Anne-Sophie Mutter (violin)
The Recording Arts Orchestra of Los Angeles
Recorded April 2019 at Sony Pictures Studios, Culver City, California
Reviewed by: Brian Barford
Reviewed: September 2019
CD No: DEUTSCHE
GRAMMOPHON 479 7553
Duration: 55 minutes
Anne-Sophie Mutter isn’t the first violinist to record the film music of John Williams – Itzhak Perlman played two items on his Cinema Paradiso album twenty years ago – but she is the first to persuade Williams to make adaptations for an interesting selection, the pieces re-imagined, often quite drastically. If Mutter can sometimes seem too consistently intense in other music she is in her element here and listening is a great pleasure. Her ample tone and virtuosity as well as warmth of personality suit Williams’s music perfectly.
The disc opens with ‘Rey’s Theme’ from Star Wars: The Force Awakens, one of the best and most detailed of Williams’s recent scores in which music, rather than dialogue, is often used to advance the film’s narrative; its yearning lyricism allows Mutter a big-sky expansiveness. ‘Yoda’s Theme’ from Star Wars: The Empire Strikes Back follows with Mutter giving the central lyrical theme a touching wistfulness.
‘Hedwig’s Theme’ from Harry Potter and the Philosopher’s Stone gets a serious makeover in the style of Paganini with dazzling sextuplet runs, pizzicato arpeggios and a cadenza. Mutter supplies the virtuosity with some swagger; very sophisticated yet it loses Williams’s ability to suggest child-like simplicity.
‘Across the Stars’, the love theme for Annakin (Hayden Christiansen) and Padmé (Natalie Portman) from Star Wars: Attack of the Clones also loses some of its emotional impact when turned into a solo although Mutter is at her most passionate. The tension between the theme and the impending threat of war rather goes missing although the threatening brass is well caught.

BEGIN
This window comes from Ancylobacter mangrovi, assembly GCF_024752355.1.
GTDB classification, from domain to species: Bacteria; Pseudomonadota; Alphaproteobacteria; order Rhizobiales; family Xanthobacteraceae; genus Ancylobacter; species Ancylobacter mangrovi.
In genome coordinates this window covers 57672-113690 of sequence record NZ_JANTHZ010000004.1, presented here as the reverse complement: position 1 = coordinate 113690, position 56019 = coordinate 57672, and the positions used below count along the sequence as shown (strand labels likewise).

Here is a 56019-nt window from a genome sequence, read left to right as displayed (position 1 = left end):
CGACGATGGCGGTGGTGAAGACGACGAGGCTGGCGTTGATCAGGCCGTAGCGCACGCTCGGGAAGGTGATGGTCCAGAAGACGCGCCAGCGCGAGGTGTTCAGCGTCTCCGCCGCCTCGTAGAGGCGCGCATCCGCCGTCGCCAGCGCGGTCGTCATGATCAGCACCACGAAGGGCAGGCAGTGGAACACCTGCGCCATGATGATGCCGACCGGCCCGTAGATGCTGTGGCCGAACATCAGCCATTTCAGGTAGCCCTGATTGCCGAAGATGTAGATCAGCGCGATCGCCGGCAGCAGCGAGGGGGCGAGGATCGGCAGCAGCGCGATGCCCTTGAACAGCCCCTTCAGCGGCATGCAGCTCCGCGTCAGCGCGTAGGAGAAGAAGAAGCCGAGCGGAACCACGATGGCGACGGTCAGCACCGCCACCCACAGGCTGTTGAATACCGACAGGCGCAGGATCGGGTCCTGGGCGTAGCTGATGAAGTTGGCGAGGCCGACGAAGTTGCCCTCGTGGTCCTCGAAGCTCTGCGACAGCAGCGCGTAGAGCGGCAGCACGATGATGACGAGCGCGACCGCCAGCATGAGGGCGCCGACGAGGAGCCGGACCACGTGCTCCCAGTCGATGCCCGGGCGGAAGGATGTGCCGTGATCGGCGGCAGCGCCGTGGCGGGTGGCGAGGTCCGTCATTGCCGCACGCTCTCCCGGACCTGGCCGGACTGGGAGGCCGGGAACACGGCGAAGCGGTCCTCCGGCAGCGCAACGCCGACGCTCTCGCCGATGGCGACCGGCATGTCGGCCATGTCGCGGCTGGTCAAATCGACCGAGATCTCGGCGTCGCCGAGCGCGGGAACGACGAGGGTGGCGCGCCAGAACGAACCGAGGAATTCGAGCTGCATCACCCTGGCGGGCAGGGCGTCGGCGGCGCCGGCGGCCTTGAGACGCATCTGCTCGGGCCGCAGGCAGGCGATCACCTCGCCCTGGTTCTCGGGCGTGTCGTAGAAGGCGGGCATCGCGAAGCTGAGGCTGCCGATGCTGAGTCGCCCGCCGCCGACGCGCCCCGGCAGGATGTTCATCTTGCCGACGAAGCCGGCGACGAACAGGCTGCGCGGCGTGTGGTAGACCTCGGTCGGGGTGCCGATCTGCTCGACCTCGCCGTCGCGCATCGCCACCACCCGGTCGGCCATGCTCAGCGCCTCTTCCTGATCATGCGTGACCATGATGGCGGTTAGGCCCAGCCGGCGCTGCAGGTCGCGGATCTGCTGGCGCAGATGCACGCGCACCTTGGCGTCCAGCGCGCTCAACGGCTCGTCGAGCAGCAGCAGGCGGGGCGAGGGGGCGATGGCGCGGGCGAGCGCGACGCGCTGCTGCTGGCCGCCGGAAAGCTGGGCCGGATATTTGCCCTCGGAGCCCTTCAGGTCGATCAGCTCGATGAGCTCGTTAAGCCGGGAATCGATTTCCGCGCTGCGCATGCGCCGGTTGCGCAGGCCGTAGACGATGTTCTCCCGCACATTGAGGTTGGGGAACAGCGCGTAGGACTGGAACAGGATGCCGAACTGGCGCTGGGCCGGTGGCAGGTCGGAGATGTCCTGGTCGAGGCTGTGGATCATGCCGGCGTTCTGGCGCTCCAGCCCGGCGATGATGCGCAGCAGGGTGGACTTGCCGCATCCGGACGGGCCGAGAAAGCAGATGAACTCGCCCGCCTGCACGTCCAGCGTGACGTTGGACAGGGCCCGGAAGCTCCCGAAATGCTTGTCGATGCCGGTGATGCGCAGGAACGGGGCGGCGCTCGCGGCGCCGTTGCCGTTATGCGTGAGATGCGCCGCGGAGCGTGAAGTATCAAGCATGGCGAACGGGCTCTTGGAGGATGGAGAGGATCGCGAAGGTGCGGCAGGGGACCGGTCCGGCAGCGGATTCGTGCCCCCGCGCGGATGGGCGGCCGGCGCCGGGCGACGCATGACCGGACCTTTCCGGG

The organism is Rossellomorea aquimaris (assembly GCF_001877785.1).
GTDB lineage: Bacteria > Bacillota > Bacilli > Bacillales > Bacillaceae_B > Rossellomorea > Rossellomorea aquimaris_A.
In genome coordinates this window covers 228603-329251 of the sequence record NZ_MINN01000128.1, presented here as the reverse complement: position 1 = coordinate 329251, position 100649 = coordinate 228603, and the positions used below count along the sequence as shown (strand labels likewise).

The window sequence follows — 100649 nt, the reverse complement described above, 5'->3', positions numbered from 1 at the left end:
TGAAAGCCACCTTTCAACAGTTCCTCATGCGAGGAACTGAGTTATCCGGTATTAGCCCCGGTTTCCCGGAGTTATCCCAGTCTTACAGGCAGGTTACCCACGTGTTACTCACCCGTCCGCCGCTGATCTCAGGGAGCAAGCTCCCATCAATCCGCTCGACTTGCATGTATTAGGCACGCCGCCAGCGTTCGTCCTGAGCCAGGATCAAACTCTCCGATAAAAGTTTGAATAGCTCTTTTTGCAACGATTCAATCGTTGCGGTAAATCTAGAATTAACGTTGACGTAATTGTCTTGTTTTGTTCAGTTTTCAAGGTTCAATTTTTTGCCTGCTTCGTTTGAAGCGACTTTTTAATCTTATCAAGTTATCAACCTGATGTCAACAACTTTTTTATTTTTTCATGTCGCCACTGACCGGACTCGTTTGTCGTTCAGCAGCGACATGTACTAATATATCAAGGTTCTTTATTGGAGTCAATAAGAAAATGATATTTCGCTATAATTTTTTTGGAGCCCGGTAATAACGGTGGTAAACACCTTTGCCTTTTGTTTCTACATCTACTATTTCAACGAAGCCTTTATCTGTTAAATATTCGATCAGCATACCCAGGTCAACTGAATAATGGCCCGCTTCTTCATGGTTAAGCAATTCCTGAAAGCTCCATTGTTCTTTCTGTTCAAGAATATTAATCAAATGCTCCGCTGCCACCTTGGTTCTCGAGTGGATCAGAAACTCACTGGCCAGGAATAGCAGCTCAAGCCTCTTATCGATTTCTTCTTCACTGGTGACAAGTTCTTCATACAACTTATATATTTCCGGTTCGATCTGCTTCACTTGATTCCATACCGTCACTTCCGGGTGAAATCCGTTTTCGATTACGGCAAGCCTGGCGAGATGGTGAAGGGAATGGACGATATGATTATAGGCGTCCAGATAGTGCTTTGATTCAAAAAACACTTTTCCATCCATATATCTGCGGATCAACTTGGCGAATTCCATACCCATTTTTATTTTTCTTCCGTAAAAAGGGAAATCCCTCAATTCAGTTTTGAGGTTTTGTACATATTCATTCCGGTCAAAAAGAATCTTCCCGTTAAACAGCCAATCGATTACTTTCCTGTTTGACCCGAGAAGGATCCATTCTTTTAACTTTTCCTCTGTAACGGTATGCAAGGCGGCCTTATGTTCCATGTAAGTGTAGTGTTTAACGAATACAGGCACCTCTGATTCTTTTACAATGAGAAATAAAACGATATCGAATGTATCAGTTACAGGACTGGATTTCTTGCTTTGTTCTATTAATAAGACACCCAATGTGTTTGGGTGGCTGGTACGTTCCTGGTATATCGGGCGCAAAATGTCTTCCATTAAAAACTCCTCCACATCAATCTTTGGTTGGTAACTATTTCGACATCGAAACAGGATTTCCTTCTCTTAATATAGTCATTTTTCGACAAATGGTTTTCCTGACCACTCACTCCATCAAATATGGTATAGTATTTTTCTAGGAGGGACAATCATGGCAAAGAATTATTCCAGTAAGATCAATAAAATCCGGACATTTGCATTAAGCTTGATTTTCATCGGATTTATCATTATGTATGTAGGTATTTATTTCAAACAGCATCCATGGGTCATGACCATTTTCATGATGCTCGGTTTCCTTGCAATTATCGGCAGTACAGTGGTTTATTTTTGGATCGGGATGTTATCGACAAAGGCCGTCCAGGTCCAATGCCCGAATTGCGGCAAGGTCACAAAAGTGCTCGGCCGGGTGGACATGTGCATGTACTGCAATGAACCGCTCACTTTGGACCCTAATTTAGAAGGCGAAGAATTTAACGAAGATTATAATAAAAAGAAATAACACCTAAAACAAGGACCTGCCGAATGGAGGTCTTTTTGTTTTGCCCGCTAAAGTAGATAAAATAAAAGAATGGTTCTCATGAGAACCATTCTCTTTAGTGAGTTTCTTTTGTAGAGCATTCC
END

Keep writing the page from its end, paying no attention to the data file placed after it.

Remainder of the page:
Mutter bursts out like a coiled spring at the opening of ‘Donnybrook Fair’ from the Nicole Kidman/Tom Cruise vehicle Far and Away and it’s a romp with foot-tapping infectiousness. Mutter is pretty stunning in this with capriciousness alongside exaggerated gestures and playfulness. It’s a very skillful arrangement that sometimes suggests the folk world of Bernard Herrmann’s great score for The Devil and Daniel Webster.
Three less-well-known pieces follow. ‘Sayuri’s Theme’ from Memoirs of a Geisha is a straightforward exercise in orientalism from a score for Rob Marshall’s film that won Williams a BAFTA in 2005; Mutter spins her golden tone. ‘Night Journeys’ from Francis Ford Coppola’s 1979 Dracula is pretty generalised horror with sinister basses, some heavy scoring and the occasional nod towards Shostakovich. Mutter is suitably dramatic. The ‘Theme’ from Sabrina (1995) isn’t Williams at his most distinguished but Mutter catches the music’s gliding, dance-like quality very well.
In ‘The Duel’ from Spielberg’s The Adventures of Tintin: The Secret of the Unicorn, Mutter supplies comic cut-and-thrust against the cellos in a virtuosic romp. She lays into ‘Luke and Leia’s Theme’ from Star Wars: Return of the Jedi and gives it a sweeping quality; even so it is slightly too long.
‘Nice to Be Around’ from the unfairly forgotten romantic drama Cinderella Liberty (1973) with James Caan and Marsha Mason is a real find. It was nominated for an Oscar for Best Song and has a bluesy opening and an optimistic conclusion that is attractive. Mutter gives it charm and radiance. She is intense rather than smooth in Schindler’s List, which brings this collection to a melancholy close, recorded in the famous Culver City venue where The Wizard of Oz and Singin’ in the Rain soundtracks were recorded amongst countless others. The sound is full and warm throughout if set at a high level so that it often seems quite loud. The composer accompanies sympathetically, indulgently even, and the Orchestra plays very well.